SPL
to properly execute the Troop program through direct leadership and by delegating tasks to members of the PLC or other Patrol Leaders. All Troop activities are the responsibility of the SPL even if a qualified substitute acts in his absence. (This is usually the ASPL.) A SPL must, with input from patrol leaders and adult leaders, establish certain goals for the troop to achieve, then work with the Scoutmaster and Assistant Scoutmasters to accomplish those goals.

The SPL must also handle disciplinary problems referred to him by the Patrol Leaders.  Another specific and vital responsibility of the SPL is the task of organizing and conducting weekly Troop meetings that are interesting, active and educational.

The SPL is elected by majority vote by all Scouts in the Troop. A run-off election is held in the event that none receive a majority. The SPL works with and reports directly to the Scoutmaster in the daily planning and operation of the troop.

Assistant Senior Patrol Leader (ASPL)
This job is self-explanatory. The ASPL must assist the SPL in his duties and in the leadership of the troop. He takes the place of the SPL when the SPL is unable to attend a Troop activity. The ASPL is also the patrol leader of the Leadership Corps. This position is appointed by the SPL with consultation with the Uniformed Leaders.

Leadership Corps
In addition to the SPL and ASPL,  the leadership corps is made up of the following leadership positions, each of which is appointed by the SPL with advice from the uniformed leaders:

Quartermaster: responsible for inventories, issues and receives troop equipment. Works closely with the Equipment Chairman of the Troop Committee.

Scribe, Historian, Librarian: responsible for troop records and any required correspondence. Prepares write ups of Troop activities for the local newspapers. Fills in for the ASPL if necessary.

Instructor(s): work(s) with the SPL in planning troop instructional activities, along with corresponding games. Works on rank advancement with the Scouts under First class.

Troop Guide: works with the new Scout patrol, assisting them in learning basic Scout skills and patrol organization.

Chaplain's Aid: is responsible for making the 12th point of the Scout Law an integral part of Troop 116's program. This includes being part the Sunday religious service when on a camp out and coordinating Scout Sunday activities.

Patrol Leaders (PL)
Patrols are the basic units of a Scout troop and the patrol leaders have the responsibility for making the Patrol Method work. They are the backbone of all successful Troops and are elected by the Scouts in the patrol. The Patrol Leader appoints an Assistant Patrol Leader (APL). On camp outs, the patrol leader will also appoint a Grub Hustler for the procurement of patrol food and a patrol quartermaster.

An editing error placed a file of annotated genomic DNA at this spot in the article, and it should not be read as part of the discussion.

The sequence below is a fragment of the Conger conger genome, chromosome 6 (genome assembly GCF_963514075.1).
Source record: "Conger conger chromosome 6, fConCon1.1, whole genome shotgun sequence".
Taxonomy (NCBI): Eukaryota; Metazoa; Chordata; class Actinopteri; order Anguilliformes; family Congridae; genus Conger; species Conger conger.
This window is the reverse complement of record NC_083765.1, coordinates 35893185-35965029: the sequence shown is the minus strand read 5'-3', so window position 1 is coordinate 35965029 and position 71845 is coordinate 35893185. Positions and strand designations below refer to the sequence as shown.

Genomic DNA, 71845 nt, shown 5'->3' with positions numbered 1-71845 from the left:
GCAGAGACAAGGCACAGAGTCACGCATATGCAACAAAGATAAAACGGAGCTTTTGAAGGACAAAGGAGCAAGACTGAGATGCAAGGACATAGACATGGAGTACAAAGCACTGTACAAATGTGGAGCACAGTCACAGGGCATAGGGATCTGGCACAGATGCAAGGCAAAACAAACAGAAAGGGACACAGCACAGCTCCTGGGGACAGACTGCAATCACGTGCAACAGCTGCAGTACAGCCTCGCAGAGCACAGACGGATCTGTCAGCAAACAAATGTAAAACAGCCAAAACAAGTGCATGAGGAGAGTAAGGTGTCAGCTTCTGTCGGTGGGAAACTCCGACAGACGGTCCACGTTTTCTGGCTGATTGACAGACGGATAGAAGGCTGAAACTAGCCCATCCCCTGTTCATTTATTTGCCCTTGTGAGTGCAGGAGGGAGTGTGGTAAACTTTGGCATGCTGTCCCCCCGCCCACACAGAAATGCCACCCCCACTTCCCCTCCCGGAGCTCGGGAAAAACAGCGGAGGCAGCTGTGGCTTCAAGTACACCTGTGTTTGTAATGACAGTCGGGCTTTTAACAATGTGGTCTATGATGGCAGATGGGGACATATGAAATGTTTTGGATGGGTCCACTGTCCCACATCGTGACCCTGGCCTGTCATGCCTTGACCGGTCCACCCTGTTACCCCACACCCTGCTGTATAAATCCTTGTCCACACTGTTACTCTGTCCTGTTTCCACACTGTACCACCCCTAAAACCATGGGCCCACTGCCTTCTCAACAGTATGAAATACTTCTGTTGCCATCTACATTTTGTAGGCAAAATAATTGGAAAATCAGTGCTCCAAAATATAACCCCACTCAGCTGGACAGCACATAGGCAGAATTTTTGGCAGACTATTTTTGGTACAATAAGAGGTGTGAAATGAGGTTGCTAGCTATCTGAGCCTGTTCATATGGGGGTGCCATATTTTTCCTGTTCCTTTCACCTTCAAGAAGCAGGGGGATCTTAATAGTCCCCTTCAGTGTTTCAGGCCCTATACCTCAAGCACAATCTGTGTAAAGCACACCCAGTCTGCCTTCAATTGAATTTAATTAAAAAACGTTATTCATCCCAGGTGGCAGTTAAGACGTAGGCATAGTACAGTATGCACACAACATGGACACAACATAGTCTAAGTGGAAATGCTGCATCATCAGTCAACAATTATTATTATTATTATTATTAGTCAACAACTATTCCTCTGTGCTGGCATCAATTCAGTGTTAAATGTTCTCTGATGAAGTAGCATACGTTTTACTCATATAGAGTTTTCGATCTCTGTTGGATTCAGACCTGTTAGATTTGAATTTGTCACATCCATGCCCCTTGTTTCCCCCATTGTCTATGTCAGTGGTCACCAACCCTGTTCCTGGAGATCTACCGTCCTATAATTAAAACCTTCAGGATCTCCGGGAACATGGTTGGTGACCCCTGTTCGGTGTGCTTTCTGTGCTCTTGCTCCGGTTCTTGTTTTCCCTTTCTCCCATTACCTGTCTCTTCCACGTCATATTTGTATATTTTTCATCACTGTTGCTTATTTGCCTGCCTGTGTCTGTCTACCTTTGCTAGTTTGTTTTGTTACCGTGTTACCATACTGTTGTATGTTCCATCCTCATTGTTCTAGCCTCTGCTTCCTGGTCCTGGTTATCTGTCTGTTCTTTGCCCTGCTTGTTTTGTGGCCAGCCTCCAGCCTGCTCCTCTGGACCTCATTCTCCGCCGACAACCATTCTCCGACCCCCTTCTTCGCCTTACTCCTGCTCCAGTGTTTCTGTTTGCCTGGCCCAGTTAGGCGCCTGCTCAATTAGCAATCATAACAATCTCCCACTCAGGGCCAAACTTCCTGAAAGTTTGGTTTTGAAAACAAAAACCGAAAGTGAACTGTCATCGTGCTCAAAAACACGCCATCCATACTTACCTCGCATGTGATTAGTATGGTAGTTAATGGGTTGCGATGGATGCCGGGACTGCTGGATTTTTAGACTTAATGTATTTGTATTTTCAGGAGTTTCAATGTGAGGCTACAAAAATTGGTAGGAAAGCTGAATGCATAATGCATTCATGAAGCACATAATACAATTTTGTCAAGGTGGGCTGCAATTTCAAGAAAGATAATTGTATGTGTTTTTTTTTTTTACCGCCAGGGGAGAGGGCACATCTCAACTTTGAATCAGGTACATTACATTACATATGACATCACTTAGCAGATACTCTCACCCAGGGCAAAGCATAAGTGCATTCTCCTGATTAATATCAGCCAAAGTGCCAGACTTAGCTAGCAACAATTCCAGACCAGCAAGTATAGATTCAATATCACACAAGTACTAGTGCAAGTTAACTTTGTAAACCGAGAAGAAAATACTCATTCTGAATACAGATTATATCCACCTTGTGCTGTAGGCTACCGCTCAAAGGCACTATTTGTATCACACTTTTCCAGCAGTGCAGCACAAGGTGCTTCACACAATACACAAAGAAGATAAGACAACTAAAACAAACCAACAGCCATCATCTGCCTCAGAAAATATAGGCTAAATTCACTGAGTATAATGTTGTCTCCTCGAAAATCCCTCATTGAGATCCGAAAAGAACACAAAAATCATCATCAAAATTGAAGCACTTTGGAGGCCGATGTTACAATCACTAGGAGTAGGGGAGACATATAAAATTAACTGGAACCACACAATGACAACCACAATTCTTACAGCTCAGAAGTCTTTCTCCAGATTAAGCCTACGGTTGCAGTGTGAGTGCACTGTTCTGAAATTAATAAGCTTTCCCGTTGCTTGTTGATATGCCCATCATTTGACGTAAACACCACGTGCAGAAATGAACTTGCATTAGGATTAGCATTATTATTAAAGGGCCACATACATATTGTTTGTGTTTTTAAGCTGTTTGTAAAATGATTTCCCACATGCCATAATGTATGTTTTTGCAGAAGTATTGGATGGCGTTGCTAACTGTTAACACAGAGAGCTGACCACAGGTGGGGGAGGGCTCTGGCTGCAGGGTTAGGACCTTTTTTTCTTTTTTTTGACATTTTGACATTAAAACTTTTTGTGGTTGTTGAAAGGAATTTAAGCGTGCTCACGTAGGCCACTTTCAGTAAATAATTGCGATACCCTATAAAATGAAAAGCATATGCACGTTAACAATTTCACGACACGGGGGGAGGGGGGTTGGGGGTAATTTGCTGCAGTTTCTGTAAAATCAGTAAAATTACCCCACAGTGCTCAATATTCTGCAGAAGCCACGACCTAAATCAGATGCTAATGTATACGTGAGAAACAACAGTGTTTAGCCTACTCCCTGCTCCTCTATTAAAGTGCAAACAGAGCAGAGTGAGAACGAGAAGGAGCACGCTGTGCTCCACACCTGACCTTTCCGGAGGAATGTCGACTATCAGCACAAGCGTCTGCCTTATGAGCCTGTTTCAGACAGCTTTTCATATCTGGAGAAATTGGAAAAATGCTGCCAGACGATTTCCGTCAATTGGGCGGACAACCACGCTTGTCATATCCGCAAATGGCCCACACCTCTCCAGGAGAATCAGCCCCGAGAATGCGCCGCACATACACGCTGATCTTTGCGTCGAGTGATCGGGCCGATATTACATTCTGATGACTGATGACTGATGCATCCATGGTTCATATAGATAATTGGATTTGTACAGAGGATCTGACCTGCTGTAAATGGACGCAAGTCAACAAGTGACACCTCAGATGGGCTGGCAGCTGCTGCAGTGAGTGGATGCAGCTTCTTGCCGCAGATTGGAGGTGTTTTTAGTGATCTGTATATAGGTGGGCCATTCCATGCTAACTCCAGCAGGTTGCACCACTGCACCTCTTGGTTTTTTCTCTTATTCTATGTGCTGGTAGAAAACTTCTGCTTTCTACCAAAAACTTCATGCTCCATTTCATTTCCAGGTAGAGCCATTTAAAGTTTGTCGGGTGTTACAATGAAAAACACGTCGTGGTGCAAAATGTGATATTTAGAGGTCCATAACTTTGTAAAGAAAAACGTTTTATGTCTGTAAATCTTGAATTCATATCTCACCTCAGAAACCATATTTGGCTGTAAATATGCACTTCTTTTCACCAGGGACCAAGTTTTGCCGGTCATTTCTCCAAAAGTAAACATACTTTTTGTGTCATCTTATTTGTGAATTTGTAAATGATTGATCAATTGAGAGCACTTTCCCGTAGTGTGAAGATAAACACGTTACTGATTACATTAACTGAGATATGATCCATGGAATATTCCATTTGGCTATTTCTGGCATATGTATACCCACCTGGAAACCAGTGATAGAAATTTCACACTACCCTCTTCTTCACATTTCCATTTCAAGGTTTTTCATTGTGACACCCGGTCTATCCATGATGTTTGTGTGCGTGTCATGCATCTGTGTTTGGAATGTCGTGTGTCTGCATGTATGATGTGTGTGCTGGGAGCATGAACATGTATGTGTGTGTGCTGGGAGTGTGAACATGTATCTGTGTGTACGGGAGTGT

A patrol leader's responsibilities include: Assigning jobs to patrol members. Holding regular patrol meetings. Working with and passing patrol members on Scouting skills. Stressing teamwork in the patrol. Instructing patrol members in outdoor skills. Generating pride and enthusiasm in the patrol. Attending all PLC meetings or having a qualified substitute attend. Maintaining all troop and patrol equipment. Handling discipline problems or seek the assistance of the SPL.

A good Patrol Leader sets a good example, lives the Scout Oath and Law and generates Scout spirit in the patrol. He also delegates many of the patrol tasks to members of the patrol.

Scouting Program

The Scouting Program is based on the principle that learning can be fun. Troop 116 will offer your son a unique learning experience. Every scouting activity, and the manner in which it is organized and conducted, has a purpose behind it – to develop Character, Fitness, Citizenship, and Leadership. We believe that the personal and social development opportunities available through Scouting are not found in school or sports; Scouting is unique.


 

 

Your son will have many opportunities to learn, to improve, and to set his own goals for personal growth. As he advances and improves himself, he will be recognized.  Since Scouting is a voluntary program, we believe that boys must find the Scouting experience fun, challenging, and personally rewarding. The Scouting Program is comprehensive and detailed. Extensive, highly professional training is available to adult leaders.  The three aims of Scouting represent the long-term Scouting outcomes we want for every boy. They form the bedrock of Scouting, and underlie everything we do. To achieve these aims, we use the eight methods of Scouting. The aims are the foundation of Scouting; the methods are the building blocks.